The following legal instruments were adopted in Malabo: Protocol on the Establishment of the African Monetary Fund; African Convention on Cross border Cooperation (Niamey Convention); African Union Convention on Cyberspace Security and Protection of Personal Data; African Charter on the Values and Principles of Decentralization, Local Governance and Local Development; Protocol on Amendments to the Protocol on the Statute of the African Court of Justice and Human Rights; Protocol to the Constitutive Act of the African Union on the Pan-African Parliament. Furthermore, Member States were called upon to speedily sign and ratify the above legal instruments as well as all the other legal instruments they have not yet ratified.
Continental Free trade area
The Assembly, while considering the Report of the High Level Committee on African Trade (HATC), directed the AU Commission to prepare Draft Terms of Reference of the Continental Free Trade Area (CFTA) Negotiating Forum based on best practices in the regional economic communities (RECs)/Tripartite, refined draft Guiding Objectives and Principles as well as Institutional Arrangements to be submitted to the next AU Trade Ministerial Conference for consideration, along with other negotiation-related issues, and subsequent endorsement by the Assembly in January 2015 so as to facilitate the effective launching of the CFTA negotiations in June/July 2015. In this regard, the Assembly called upon Member States to maintain the momentum to fast track the establishment of the Continental Free Trade Area (CFTA) as scheduled by providing the necessary financial and technical resources at national, regional and continental levels.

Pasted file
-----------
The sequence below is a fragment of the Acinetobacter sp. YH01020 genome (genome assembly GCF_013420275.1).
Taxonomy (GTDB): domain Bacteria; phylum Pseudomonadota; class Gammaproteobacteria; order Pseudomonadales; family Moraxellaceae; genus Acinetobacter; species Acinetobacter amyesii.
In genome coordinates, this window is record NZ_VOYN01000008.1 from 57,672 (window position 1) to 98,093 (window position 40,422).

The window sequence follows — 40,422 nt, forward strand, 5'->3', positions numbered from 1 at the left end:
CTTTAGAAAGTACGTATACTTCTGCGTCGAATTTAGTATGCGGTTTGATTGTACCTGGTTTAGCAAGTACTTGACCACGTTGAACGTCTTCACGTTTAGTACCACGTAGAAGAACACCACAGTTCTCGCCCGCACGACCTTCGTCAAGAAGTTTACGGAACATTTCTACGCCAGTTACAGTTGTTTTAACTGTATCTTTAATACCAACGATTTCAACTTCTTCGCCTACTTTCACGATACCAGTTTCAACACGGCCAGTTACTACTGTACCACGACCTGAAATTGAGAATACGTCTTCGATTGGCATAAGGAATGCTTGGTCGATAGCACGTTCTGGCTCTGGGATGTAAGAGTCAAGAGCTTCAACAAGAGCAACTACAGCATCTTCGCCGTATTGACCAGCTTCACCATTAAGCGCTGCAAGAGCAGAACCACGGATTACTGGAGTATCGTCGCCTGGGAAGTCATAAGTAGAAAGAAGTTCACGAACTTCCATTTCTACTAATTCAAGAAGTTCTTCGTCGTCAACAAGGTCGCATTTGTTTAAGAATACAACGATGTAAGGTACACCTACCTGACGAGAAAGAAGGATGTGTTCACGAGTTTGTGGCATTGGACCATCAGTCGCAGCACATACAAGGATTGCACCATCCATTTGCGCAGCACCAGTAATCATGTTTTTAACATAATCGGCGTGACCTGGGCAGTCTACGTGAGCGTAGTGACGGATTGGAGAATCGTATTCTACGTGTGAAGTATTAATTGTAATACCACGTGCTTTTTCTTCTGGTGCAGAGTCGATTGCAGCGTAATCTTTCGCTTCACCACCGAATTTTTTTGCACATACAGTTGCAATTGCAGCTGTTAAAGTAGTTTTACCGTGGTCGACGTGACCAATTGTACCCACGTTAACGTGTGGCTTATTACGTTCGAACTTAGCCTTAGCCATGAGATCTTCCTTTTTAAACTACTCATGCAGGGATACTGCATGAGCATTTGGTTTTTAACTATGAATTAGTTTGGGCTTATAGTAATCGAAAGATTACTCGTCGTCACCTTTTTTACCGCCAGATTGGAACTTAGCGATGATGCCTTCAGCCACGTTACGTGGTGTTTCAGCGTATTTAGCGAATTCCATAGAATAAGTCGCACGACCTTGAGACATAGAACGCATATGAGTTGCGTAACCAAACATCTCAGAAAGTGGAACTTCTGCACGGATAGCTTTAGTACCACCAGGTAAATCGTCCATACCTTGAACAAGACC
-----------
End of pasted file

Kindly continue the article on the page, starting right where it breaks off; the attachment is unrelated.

On the UN Reforms, the Assembly considered the Report of the Committee of Ten on that issue, and endorsed its recommendations, notably heeding the call for Africa to speak with one voice on this crucial matter, for it to be adequately represented in the UN system, and for the intensification of efforts towards building alliances with diverse interest groups engaged in intergovernmental negotiations, with a view to gathering support of the African Common Position.